Deleted From The Bucket List: Basecamp And BrewDog

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- 4 min read

Last month, Future of Work skeptics must have felt satisfaction at seeing both Basecamp and BrewDog fall from grace and lose their rock-star employer status. Equally, Future of Work apostles will have been caught by surprise, feeling disappointed and even fooled. To me it reinforced a principle we established at the start of Corporate Rebels: 'I'll believe it when I see it.'

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Basecamp's tragedy

Over recent months a lot has been written about software company Basecamp after CEO Jason Fried published a blog post on "policy changes". It announced (among other culture changes) that Basecamp would ban “societal and political discussions” from company platforms.

This now-infamous post escalated quickly within and without the organization. People just didn't seem to like it, as demonstrated by the pubic outcry. Despite a mea culpa by Fried, nearly a third of Basecamp's workforce left in the aftermath.

I'm still not sure what to think about this move by the Basecamp leaders. But one thing is clear: Basecamp, once one of the brightest stars in the Future of Work universe, burned out this year.

BrewDog's revelation

BrewDog's co-founders, James Watt & Martin Dickie, must have noted the Basecamp tragedy with an ass-twitching feeling. They had claimed for years, on social media, to have built a human-centric workplace culture.

Whereas, in reality, it seems they built a toxic culture based on fear—with staff afraid to speak out. At least that is what more than 100 former BrewDog employees claimed in an open letter published in June.

The letter reveals that BrewDog's progressive workplace reputation seems to be little more than a marketing-driven facade built on a “cult of personality”.

In fact, the letter claims that working at BrewDog led a significant number of former employees to become mentally ill. It also says that responsibility for the toxic culture lies with co-founder, Watt.

While Watt offered his own penance the open letter had let the genie out of the bottle.

As in the Basecamp tragedy, BrewDog's revelation proved again that the bigger, more famous, or publicity-thirsty you are, the harder you fall.


Although Basecamp and BrewDog were on our Bucket List, we did not get the chance to visit them (yet).

And yes, we were guilty of believing the social media driven mirages they created about their workplaces. In the past we shared some of the inspirational stuff coming from their channels, or their books, but we didn’t report extensively on them yet.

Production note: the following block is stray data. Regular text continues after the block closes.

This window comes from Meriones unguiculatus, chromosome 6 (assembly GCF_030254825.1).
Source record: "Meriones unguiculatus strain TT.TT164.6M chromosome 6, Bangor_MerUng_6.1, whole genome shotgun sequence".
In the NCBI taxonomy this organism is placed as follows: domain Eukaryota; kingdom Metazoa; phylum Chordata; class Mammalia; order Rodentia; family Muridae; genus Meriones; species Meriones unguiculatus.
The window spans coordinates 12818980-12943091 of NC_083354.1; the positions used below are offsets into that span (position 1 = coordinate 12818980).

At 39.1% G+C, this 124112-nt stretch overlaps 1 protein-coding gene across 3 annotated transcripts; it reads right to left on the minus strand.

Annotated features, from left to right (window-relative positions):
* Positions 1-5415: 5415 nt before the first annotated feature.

These recent, rather painful disclosures from (former) employees moved us to remove both companies and their founders from our Bucket List.

In our book we wrote about that list: "We jotted down the names of those who inspired us. Naturally, Ricardo Semler was at the top of our list. But Richard Branson, Spotify, Simon Sinek, Google, and Dan Pink quickly followed.

Our Bucket List became more refined with time, a list of progressive organisations, entrepreneurs, academics and writers who have something to teach the world about radically different ways of working.

We wanted to see and speak to all of them and share everything that we learned on a blog."

As we wrote, the main reason we visit all these workplace pioneers in real life is to learn from them first hand and then share our learning with anyone willing to read about them.

Another reason to visit the pioneers in their natural habitat is to speak directly with a range of current and former employees. In doing so, we are able to see before we believe.

It gives us the opportunity to write honest, real and balanced stories about these pioneers. (For example, check out our stories about Google, FAVI and Semco.)

It also prevents us from blindly copy-pasting inspirational stories that might have been written about these pioneers earlier (sometimes decades ago) but which, now, turn out to be myths or urban legends.


So, what should we learn from these exposed mirages?

We should be aware that advertising workplaces as progressive will become a marketing tool to recruit talent to mediocre organizations.

This makes it even more important to check if companies making these claims actually walk the talk. We must separate real from fake.

And with social media dominating society, this is now more important than ever.

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